This will help to keep home prices up:
A top California lawmaker is proposing to spend $10 billion to help families buy homes in the state with some of America’s highest housing prices.
Democratic State Senate Leader Toni Atkins on Wednesday unveiled details of a proposal she’s pushing to create a revolving fund that would provide interest-free loans for up to 30% of the purchase price of a home for low- and middle-income households.
If implemented, it would be the largest program of its kind in the nation, according to the people who designed it. Proponents hope that it will be included in the state budget that must pass by June 15 and go into effect as soon as January. The aim is for it to eventually help about 8,000 families a year.
The proposal calls for the state government to share in any appreciation in the value of houses it helps purchase when they are sold and then invest those proceeds back into the fund.
“The purpose of this is to create a long-term endowment,” said Gene Slater, chairman of CSG Advisors, which advises public agencies on affordable housing and helped design the program. “We’re investing in the future value of the home so we can help other people.”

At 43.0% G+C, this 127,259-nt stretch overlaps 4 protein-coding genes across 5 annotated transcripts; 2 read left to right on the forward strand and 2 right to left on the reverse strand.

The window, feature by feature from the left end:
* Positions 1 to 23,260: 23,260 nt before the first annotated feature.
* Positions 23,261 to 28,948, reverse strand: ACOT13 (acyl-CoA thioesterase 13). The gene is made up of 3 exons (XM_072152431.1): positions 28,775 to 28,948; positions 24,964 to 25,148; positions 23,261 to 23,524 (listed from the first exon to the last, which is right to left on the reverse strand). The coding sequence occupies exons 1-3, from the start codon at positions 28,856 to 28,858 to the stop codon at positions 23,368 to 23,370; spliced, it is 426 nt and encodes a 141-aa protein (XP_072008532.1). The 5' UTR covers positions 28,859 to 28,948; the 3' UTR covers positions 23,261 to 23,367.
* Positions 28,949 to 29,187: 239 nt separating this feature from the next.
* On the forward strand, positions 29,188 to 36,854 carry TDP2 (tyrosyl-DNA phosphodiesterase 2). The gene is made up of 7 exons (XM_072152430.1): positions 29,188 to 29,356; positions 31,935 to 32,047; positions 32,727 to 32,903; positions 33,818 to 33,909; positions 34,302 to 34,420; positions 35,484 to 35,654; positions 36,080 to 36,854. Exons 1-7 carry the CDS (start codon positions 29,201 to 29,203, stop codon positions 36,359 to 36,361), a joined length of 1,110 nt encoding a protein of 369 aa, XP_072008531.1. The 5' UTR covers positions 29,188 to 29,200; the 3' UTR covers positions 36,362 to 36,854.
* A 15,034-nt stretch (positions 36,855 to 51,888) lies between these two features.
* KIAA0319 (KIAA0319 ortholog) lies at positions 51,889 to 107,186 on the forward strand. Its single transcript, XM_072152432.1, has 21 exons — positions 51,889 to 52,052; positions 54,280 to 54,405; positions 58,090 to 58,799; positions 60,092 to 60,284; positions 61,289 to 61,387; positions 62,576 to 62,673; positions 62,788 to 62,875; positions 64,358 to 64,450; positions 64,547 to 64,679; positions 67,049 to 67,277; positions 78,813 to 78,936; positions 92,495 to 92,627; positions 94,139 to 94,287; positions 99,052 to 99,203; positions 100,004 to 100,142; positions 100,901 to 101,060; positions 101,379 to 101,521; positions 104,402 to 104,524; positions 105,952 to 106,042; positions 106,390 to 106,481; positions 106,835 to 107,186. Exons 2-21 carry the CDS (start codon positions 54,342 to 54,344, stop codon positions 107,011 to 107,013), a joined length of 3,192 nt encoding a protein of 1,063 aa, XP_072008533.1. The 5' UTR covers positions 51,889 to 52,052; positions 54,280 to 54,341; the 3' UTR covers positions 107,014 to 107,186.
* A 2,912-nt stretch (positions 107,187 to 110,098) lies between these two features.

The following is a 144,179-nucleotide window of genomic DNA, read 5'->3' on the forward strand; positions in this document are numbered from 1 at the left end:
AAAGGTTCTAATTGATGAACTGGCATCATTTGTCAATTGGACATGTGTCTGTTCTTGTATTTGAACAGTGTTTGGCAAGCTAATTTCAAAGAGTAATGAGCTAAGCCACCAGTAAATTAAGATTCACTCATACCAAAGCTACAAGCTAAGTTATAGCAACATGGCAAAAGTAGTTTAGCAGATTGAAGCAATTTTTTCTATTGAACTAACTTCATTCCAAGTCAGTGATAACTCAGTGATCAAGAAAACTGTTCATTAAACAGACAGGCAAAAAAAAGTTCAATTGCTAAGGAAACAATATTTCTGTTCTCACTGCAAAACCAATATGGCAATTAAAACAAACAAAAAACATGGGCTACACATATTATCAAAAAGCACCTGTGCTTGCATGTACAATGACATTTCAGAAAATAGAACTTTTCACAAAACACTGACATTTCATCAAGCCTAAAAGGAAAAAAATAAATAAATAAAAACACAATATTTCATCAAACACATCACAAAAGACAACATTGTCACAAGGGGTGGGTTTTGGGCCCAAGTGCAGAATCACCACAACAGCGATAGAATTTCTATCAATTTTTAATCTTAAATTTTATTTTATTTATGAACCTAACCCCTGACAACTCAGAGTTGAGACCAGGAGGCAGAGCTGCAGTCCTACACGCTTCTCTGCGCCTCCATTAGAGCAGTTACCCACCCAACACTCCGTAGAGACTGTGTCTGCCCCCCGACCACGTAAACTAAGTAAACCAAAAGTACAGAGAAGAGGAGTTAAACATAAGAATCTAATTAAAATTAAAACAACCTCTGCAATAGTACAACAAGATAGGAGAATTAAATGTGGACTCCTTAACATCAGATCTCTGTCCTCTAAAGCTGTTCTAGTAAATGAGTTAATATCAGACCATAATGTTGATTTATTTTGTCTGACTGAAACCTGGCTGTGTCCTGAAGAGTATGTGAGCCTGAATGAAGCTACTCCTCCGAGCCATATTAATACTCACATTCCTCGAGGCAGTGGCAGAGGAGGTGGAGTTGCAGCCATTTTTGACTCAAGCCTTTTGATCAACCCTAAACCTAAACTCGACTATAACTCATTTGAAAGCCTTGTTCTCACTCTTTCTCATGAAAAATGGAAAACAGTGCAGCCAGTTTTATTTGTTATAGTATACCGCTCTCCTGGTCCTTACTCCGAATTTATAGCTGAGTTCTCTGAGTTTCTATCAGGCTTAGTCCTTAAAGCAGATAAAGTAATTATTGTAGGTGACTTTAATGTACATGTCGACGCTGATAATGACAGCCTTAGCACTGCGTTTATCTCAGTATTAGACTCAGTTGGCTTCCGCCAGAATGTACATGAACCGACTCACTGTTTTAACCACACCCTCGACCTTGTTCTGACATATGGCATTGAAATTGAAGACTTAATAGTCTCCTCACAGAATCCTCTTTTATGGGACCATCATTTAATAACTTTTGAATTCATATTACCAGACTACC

Under the proposal, California would spend $1 billion a year for 10 years. Participation would be limited to households making 150% of the median income in an area. There would be limits tied to a region’s median home price allowing home buyers in the most expensive markets such as the San Francisco Bay Area to benefit.
In Los Angeles County, households earning up to $120,000 a year could qualify for assistance, while in low-income areas like the agriculture-heavy Central Valley, that number would be closer to $107,000, according to data provided by the researchers who drafted the framework. Proponents want to target certain groups through outreach, including residents of largely Black and Latino neighborhoods and those with high loads of student debt.
The homeowner would repay the loan when they sell or refinance the home, along with a cut of the profit from any appreciation in value based on how much assistance the state provided. If the home price declines, Mr. Slater said, the state would be repaid if money is left over after the purchaser pays back their mortgage loan and recoups their portion of the down payment.
The program would be limited in scope to cover only about 2% of home sales volume statewide in an effort to avoid pushing prices higher.
Participants would be chosen on a first-come, first-served basis, with slots set aside for certain geographic areas and income brackets.
To become law, the proposal would have to pass both chambers of the Democratic-controlled state legislature and be approved by Democratic Gov. Gavin Newsom. A representative for Mr. Newsom declined to comment on the pending legislation. In a statement, Assembly Speaker Anthony Rendon praised Ms. Atkins’s work on the issue but didn’t say whether he supported her proposal.
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